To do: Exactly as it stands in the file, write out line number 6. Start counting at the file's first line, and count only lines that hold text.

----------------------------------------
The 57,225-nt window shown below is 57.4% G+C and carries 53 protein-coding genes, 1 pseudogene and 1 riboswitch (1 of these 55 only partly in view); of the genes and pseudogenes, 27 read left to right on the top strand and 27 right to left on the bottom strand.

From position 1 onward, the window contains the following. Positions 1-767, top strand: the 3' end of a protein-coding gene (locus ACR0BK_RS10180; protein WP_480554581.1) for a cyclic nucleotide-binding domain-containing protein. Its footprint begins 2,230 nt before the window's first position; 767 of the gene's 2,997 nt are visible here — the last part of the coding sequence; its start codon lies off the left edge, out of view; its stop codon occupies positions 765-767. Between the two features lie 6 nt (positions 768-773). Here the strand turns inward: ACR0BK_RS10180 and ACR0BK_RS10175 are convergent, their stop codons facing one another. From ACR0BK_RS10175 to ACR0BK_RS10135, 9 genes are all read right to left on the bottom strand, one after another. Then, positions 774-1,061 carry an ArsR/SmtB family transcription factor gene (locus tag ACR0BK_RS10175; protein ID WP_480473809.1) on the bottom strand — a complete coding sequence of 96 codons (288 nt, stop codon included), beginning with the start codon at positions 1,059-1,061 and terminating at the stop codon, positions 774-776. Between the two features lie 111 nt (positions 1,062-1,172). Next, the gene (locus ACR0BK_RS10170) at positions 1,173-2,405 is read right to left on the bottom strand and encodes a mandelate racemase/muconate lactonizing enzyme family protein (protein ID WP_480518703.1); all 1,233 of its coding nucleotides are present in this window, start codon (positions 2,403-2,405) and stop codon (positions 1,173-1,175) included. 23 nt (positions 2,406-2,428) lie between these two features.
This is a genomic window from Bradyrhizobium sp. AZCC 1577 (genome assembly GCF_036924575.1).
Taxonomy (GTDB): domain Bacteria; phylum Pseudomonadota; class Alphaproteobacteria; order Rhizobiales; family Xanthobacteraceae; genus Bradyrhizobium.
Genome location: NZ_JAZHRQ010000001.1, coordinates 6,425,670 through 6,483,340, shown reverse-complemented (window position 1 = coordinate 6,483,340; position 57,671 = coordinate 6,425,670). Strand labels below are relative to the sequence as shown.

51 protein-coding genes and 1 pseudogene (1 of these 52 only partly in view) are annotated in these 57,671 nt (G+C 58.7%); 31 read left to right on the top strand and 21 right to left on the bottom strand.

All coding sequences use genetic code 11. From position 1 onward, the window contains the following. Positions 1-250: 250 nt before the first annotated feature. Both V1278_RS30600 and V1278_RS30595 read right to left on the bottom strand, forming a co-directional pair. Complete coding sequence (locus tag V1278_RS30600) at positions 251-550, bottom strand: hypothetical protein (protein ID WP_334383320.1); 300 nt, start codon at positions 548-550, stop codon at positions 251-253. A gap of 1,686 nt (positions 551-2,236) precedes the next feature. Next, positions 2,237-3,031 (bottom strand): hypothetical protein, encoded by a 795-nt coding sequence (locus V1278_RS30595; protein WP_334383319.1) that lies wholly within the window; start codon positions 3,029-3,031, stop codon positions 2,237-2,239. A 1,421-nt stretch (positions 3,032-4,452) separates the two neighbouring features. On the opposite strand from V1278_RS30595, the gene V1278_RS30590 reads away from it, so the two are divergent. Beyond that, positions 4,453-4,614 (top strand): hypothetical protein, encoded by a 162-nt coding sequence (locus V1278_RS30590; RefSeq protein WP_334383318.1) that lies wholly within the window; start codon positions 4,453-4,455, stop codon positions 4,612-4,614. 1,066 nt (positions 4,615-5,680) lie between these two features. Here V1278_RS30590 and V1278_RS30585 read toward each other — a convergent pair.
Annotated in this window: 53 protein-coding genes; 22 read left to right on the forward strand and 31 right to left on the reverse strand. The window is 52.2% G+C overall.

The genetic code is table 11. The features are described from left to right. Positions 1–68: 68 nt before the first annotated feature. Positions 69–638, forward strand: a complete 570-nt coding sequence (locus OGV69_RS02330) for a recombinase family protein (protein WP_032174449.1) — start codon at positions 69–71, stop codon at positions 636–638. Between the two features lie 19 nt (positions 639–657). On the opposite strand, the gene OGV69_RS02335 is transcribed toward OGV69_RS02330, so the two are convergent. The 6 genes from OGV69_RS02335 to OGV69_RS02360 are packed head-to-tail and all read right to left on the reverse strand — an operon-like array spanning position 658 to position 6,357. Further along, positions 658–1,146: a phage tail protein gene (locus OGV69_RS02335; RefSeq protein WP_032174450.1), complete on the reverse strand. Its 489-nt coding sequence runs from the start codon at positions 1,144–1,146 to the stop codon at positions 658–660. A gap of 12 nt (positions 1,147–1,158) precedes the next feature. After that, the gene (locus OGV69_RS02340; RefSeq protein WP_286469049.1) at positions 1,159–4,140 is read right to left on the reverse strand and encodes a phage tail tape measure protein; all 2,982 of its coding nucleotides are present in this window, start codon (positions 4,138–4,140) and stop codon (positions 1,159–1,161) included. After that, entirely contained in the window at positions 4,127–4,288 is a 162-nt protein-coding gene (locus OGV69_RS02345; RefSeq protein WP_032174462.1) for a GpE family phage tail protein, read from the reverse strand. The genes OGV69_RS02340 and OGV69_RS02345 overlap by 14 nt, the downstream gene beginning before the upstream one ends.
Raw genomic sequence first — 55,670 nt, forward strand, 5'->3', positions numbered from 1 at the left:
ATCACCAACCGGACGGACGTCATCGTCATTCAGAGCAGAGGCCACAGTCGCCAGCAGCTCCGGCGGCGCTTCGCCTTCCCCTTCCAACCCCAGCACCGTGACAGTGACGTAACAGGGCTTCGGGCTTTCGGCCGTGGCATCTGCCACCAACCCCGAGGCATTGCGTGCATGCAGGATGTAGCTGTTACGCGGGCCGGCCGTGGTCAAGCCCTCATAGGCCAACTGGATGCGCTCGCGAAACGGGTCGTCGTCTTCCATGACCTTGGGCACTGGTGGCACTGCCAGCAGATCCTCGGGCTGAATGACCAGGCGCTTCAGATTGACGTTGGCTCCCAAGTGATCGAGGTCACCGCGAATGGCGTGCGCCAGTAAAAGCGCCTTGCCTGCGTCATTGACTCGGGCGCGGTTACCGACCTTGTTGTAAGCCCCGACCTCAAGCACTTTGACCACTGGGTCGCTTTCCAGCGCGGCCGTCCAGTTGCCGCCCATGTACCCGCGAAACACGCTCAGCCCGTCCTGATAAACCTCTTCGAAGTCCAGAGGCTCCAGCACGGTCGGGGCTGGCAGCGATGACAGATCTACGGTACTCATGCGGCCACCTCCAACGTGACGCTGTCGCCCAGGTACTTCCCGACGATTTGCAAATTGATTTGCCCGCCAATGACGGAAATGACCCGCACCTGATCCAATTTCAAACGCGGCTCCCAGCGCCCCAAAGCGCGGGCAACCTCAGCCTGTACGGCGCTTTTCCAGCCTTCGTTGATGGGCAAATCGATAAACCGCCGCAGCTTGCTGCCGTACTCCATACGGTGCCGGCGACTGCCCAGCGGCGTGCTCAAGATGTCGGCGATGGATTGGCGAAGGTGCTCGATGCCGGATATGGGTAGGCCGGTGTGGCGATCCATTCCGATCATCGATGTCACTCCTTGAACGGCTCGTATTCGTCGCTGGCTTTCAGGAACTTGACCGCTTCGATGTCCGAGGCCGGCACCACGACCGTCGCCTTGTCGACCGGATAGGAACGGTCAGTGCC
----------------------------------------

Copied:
51 protein-coding genes and 1 pseudogene (1 of these 52 only partly in view) are annotated in these 57,671 nt (G+C 58.7%); 31 read left to right on the top strand and 21 right to left on the bottom strand.